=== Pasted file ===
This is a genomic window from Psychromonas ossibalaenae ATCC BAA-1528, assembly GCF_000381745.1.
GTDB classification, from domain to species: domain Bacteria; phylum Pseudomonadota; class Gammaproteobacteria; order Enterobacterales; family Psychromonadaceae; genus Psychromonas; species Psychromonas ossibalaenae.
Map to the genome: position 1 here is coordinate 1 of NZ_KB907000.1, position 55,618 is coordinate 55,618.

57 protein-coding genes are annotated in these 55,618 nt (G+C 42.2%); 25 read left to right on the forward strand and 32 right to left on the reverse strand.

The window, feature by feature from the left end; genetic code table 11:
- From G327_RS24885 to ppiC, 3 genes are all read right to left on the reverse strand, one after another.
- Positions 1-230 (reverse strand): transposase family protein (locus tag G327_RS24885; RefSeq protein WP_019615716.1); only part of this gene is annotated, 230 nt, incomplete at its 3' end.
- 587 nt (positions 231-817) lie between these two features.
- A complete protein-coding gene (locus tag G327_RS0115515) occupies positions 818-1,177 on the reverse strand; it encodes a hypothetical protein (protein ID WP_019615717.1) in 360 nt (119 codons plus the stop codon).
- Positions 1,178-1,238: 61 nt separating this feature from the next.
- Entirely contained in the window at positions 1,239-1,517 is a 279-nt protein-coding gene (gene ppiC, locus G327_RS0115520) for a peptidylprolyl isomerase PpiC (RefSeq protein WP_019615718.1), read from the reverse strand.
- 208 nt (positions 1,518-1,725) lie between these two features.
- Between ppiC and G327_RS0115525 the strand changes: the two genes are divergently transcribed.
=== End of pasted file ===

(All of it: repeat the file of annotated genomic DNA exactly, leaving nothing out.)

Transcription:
This is a genomic window from Psychromonas ossibalaenae ATCC BAA-1528, assembly GCF_000381745.1.
GTDB classification, from domain to species: domain Bacteria; phylum Pseudomonadota; class Gammaproteobacteria; order Enterobacterales; family Psychromonadaceae; genus Psychromonas; species Psychromonas ossibalaenae.
Map to the genome: position 1 here is coordinate 1 of NZ_KB907000.1, position 55,618 is coordinate 55,618.

57 protein-coding genes are annotated in these 55,618 nt (G+C 42.2%); 25 read left to right on the forward strand and 32 right to left on the reverse strand.

The window, feature by feature from the left end; genetic code table 11:
- From G327_RS24885 to ppiC, 3 genes are all read right to left on the reverse strand, one after another.
- Positions 1-230 (reverse strand): transposase family protein (locus tag G327_RS24885; RefSeq protein WP_019615716.1); only part of this gene is annotated, 230 nt, incomplete at its 3' end.
- 587 nt (positions 231-817) lie between these two features.
- A complete protein-coding gene (locus tag G327_RS0115515) occupies positions 818-1,177 on the reverse strand; it encodes a hypothetical protein (protein ID WP_019615717.1) in 360 nt (119 codons plus the stop codon).
- Positions 1,178-1,238: 61 nt separating this feature from the next.
- Entirely contained in the window at positions 1,239-1,517 is a 279-nt protein-coding gene (gene ppiC, locus G327_RS0115520) for a peptidylprolyl isomerase PpiC (RefSeq protein WP_019615718.1), read from the reverse strand.
- 208 nt (positions 1,518-1,725) lie between these two features.
- Between ppiC and G327_RS0115525 the strand changes: the two genes are divergently transcribed.